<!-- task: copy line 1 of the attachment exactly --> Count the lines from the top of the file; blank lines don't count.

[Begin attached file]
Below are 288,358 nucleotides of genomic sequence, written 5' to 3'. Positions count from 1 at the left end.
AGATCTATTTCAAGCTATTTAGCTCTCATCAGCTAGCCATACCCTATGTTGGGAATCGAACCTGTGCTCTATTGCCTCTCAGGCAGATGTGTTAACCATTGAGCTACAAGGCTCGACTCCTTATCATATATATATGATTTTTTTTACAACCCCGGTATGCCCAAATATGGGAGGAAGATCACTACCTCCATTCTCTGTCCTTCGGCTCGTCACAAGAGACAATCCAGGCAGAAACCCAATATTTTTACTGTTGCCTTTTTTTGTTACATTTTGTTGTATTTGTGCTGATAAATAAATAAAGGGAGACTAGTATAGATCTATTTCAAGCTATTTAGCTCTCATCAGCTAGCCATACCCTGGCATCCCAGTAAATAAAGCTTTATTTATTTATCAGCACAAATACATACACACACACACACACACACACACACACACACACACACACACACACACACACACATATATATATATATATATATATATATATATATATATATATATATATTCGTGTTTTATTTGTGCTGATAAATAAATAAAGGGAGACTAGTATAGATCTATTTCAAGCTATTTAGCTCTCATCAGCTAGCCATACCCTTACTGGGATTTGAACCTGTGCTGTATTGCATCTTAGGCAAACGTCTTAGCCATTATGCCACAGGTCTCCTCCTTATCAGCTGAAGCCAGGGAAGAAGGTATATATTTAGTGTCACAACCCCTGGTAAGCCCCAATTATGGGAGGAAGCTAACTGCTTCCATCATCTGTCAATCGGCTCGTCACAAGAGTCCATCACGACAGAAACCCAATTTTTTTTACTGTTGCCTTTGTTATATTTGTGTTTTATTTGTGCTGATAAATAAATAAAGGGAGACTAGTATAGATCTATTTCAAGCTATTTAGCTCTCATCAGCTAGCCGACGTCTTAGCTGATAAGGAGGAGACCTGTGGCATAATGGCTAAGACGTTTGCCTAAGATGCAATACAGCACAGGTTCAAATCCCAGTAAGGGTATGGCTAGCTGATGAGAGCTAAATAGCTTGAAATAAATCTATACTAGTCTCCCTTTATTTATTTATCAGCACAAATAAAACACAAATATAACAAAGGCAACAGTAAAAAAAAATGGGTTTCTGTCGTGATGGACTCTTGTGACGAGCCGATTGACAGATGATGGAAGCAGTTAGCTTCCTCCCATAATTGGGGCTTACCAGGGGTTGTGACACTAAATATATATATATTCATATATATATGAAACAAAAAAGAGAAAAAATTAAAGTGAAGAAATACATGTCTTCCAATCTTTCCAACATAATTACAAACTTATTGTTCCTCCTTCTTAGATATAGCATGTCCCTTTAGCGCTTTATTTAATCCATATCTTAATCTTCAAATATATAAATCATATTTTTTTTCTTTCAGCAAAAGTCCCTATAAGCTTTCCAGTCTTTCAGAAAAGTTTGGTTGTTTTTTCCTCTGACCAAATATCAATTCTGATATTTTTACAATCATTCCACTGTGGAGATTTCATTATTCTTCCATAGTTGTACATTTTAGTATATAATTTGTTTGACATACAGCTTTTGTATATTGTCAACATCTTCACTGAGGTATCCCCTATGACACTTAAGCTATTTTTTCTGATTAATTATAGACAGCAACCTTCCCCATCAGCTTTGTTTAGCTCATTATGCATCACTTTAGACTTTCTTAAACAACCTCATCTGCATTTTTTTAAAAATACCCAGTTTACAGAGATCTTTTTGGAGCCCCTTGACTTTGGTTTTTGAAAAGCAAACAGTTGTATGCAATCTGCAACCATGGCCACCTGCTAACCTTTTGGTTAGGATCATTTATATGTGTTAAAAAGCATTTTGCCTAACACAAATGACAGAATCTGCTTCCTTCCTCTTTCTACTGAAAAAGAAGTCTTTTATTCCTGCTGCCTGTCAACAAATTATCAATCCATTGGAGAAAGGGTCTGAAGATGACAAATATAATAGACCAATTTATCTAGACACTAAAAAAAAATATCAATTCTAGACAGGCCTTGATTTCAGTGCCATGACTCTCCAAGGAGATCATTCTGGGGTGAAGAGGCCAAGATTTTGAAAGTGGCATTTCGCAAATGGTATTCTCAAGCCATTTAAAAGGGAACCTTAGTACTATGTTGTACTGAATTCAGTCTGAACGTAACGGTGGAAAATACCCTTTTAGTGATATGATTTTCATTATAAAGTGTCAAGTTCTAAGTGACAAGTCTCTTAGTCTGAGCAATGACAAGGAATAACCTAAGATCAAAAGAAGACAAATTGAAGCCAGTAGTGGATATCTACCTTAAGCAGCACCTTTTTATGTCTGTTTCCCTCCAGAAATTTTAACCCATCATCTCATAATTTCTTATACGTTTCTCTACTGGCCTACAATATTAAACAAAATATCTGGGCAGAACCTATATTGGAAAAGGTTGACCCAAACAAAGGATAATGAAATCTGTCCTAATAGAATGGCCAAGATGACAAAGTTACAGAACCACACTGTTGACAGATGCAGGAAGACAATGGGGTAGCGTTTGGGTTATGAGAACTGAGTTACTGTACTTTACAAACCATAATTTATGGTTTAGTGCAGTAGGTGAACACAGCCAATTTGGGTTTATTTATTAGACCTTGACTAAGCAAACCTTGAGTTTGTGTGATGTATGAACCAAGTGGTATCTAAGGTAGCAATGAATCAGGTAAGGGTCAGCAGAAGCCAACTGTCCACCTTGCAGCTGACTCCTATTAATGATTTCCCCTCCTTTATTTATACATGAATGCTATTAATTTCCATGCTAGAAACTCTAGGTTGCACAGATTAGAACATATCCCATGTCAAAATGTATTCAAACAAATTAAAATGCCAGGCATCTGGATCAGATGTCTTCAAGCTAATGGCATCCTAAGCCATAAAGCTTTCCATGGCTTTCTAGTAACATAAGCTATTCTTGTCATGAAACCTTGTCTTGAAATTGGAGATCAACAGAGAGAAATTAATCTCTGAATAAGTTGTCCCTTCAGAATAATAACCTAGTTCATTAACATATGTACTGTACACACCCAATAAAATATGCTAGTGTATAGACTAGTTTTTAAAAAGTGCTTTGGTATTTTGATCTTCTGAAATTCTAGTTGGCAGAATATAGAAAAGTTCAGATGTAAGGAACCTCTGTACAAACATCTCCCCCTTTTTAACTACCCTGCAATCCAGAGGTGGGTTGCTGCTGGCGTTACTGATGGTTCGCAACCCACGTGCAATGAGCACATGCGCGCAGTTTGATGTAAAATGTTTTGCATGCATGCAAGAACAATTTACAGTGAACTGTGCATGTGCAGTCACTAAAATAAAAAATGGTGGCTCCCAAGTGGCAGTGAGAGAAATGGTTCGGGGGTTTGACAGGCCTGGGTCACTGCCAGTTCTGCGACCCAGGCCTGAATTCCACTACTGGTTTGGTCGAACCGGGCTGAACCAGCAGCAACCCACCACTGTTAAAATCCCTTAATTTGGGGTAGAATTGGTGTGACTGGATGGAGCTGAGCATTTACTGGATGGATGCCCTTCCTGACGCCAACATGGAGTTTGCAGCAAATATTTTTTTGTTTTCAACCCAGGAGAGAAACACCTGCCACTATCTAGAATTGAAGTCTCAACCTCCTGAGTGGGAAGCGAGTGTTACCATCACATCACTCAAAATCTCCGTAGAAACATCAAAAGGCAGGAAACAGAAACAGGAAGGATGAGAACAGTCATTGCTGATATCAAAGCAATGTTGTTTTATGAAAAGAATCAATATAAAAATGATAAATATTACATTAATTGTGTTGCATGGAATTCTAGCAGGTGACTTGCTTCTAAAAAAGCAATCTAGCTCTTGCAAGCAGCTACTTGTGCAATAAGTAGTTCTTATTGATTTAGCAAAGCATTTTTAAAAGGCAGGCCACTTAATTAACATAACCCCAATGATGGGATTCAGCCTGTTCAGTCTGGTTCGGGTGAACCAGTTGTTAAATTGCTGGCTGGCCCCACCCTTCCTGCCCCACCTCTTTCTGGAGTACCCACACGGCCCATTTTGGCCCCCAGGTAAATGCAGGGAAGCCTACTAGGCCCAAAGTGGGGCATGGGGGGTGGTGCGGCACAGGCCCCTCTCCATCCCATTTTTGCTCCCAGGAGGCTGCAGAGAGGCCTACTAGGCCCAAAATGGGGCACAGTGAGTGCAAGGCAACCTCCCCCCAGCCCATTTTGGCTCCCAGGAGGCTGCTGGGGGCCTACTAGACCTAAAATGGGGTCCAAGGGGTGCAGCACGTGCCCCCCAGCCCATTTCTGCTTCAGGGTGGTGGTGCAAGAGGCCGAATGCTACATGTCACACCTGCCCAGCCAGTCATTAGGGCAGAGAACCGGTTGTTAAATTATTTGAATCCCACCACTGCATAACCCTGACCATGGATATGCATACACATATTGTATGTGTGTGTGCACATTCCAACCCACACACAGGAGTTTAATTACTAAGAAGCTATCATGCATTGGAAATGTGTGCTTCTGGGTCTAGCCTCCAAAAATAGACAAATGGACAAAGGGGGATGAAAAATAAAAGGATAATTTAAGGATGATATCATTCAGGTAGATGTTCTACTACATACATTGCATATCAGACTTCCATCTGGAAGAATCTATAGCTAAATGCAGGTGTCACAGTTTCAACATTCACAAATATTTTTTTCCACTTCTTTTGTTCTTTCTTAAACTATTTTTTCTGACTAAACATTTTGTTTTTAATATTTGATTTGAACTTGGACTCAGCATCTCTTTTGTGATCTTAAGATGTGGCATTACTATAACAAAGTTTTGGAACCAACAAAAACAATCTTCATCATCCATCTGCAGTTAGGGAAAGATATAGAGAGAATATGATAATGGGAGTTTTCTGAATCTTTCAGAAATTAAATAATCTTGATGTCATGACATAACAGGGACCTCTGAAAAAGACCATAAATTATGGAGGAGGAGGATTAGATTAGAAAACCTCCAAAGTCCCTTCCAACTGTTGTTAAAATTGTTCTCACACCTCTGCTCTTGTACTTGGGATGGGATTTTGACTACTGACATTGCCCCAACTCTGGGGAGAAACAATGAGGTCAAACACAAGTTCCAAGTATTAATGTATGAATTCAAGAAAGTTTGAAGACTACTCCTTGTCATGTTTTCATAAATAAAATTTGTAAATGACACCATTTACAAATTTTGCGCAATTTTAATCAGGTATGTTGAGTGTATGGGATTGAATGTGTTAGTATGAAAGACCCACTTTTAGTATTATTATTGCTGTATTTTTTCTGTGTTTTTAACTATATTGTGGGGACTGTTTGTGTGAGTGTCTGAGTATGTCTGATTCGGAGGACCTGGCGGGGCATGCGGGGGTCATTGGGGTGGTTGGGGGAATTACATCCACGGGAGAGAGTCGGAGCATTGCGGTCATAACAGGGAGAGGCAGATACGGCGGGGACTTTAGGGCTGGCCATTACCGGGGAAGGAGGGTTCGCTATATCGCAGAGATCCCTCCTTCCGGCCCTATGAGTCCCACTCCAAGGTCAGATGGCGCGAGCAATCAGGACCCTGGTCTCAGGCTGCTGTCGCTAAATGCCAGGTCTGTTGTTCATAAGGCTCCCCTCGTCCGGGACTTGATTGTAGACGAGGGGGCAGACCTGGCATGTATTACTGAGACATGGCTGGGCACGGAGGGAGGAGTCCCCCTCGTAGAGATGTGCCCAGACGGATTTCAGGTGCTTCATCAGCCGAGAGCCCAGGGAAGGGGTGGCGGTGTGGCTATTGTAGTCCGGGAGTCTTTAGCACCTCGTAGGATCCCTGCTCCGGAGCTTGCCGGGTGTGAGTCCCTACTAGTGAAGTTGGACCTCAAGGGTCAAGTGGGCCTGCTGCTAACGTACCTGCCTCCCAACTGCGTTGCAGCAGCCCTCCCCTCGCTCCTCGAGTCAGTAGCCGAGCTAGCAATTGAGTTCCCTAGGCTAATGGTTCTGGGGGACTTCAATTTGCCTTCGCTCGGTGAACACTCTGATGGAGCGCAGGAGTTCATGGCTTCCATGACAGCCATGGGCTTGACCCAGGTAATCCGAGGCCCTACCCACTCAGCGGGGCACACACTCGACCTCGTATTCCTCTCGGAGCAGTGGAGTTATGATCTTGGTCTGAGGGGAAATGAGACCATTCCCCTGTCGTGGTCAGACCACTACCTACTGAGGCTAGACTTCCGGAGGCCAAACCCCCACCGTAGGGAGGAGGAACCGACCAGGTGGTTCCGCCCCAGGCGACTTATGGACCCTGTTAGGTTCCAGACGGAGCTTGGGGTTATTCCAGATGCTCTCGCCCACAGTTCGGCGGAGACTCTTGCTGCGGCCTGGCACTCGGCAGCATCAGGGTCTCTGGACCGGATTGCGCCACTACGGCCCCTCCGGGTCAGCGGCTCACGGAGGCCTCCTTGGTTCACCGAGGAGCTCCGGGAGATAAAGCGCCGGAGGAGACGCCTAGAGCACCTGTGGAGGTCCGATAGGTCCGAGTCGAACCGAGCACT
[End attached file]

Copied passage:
Below are 288,358 nucleotides of genomic sequence, written 5' to 3'. Positions count from 1 at the left end.